During lockdown, many of us are visiting classic movies for the first time. In this article I look at the legacy of Alfred Hitchcock, one of the most celebrated and innovative film directors of all time and a filmmaker I’ve admired for many years.
Born in London in 1899, Hitchcock started work as a title card designer in the blossoming movie industry, before working his way up to director.
His British movies showed early promise in his experimentation and mastery of the cinematic form. They also show some of the recurring themes he would explore throughout his career.
He directed the first “talkie” in Britain. His film Blackmail was made as a silent film, but as the technology to record and synchronise sound had taken a leap forward, he went back and recorded sound and added it to the film.
Just watch the “knife” scene to see how we was already pushing the boundaries of new technology to delve into Alice’s state of mind, as she reels from having had to kill her attacker with a knife the previous evening:
Hitchcock moved to the US in 1939 and had early success with Rebecca which won the Best Picture Oscar.
Throughout the next three decades, his films starred some of the biggest actors in the business and pushed the boundaries of technology – experimenting with camera moves and long takes (Rope, Under Capricorn).
His use of point of view (Rear Window), creating new visual language (the dolly zoom in Vertigo), encouraging music to enhance the experience (North by Northwest, Vertigo), or removing music altogether (The Birds).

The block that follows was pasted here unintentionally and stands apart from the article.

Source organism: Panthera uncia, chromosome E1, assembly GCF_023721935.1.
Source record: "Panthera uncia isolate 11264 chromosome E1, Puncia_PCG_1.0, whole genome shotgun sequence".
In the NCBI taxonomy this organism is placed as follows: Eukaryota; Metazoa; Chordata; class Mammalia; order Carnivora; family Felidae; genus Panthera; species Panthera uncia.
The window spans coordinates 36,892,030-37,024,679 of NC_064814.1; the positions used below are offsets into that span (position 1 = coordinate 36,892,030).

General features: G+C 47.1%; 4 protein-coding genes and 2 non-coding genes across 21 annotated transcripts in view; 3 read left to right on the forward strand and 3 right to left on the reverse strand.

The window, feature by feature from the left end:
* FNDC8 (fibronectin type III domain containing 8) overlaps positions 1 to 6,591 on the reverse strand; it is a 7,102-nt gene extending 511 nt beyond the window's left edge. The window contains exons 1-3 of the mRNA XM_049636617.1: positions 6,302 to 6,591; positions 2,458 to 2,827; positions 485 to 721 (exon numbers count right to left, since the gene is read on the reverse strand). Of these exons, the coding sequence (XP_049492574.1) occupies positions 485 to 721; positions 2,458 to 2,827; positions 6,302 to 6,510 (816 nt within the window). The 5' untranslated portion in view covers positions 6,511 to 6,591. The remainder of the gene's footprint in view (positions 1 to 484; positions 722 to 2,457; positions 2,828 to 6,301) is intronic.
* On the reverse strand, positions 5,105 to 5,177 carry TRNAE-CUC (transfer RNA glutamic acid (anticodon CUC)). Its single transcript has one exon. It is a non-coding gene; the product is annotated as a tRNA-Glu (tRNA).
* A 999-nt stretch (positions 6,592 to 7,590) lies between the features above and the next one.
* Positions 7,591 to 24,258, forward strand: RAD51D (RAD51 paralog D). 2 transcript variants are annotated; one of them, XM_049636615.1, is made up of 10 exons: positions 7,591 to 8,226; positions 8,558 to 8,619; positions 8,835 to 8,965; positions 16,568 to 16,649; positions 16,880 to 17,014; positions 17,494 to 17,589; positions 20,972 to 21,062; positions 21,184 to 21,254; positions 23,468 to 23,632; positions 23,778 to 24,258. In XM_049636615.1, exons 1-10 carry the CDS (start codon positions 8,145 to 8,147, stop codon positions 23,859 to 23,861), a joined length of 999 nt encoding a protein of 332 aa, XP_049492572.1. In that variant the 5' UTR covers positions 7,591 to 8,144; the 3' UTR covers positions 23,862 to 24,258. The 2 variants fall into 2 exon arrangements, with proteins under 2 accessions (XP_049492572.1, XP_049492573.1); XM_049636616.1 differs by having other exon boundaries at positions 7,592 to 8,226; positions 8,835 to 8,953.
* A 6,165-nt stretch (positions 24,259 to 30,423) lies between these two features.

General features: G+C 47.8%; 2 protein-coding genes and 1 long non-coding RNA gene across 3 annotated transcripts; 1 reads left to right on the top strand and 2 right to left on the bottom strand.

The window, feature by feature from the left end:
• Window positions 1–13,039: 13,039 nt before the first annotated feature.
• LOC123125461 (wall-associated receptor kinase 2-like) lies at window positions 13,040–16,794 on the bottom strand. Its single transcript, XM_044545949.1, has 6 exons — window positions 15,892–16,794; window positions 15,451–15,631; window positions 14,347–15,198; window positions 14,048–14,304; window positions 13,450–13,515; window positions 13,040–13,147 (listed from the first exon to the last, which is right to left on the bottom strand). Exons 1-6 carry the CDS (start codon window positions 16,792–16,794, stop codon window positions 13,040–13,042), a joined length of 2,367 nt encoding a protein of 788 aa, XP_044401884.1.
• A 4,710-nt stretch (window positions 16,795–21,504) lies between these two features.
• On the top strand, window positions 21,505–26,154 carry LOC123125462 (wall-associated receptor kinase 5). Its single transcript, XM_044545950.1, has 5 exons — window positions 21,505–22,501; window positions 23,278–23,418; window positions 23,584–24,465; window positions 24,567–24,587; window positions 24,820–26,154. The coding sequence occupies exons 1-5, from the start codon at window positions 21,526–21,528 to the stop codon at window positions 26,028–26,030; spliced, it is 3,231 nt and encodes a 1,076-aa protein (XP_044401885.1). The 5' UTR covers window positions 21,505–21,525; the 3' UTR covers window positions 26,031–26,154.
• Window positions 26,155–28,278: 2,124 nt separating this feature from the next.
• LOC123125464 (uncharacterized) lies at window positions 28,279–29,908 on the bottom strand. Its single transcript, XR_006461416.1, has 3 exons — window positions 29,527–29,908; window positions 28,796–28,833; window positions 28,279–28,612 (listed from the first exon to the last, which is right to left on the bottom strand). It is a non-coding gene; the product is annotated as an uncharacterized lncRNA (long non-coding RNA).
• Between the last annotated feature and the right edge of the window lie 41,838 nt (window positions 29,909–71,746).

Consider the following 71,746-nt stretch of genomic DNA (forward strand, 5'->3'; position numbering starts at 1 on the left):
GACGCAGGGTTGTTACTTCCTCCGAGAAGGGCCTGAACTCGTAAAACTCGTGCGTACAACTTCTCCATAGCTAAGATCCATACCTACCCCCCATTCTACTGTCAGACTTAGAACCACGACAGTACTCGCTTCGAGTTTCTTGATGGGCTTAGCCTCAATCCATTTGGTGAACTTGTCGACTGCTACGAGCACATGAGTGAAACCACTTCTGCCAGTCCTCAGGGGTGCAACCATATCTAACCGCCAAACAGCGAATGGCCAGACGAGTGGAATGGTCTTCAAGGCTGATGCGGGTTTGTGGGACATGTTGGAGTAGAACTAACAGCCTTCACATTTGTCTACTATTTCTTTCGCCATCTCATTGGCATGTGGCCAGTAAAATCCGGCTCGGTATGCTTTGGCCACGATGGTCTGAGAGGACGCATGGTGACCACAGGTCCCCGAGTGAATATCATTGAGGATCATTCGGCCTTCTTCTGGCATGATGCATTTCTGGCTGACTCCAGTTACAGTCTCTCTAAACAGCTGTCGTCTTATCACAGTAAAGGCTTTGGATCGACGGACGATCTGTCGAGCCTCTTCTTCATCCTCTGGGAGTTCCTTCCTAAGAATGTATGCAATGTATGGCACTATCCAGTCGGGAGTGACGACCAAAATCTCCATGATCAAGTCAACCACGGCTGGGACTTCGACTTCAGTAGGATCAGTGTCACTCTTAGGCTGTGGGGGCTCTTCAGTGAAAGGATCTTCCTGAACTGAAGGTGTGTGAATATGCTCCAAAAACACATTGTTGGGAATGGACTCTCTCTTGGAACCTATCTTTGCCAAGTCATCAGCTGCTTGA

He is also known for audacious narrative twists (Stranger on a Train, Vertigo, Psycho). Many credit Vertigo as a top tier psychological thriller, and Psycho as the first mainstream horror/slasher movie.
Some of his films focus on the idea of a man on the run from authority (The 39 Steps, The Wrong Man, North by Northwest), or include an ice-cold blonde (Vertigo, The Birds, Marnie).
Loved and lauded by the French New Wave directors, especially Francois Truffaut, Hitchcock became as well known as a director as some of his actors – most notably through his mystery TV series “Alfred Hitchcock Presents” and his many cameo appearances in his own films.
Hitchcock pre-visualised his films in advance with storyboards and filmed only what he needed, with very little “coverage”. He seldom looked through the camera viewfinder as he had already planned everything.
This almost obsessive approach led to controversy when he was “quoted” as saying that actors were simply cattle, and of course the experiences of Tippi Hedren on the set of The Birds are eye-watering.
Hitchcock’s final films varied in quality, but still had flashes of technical wizardry and suspense – the kitchen attack in Torn Curtain, the overhead shot in Topaz, the early reveal of the killer and subject matter in Frenzy and the sly wit of Family Plot.
Hitchcock was awarded an Honorary Oscar in 1968, never having won an Oscar as a director. He also received the American Film Institute’s Life Achievement award in 1979.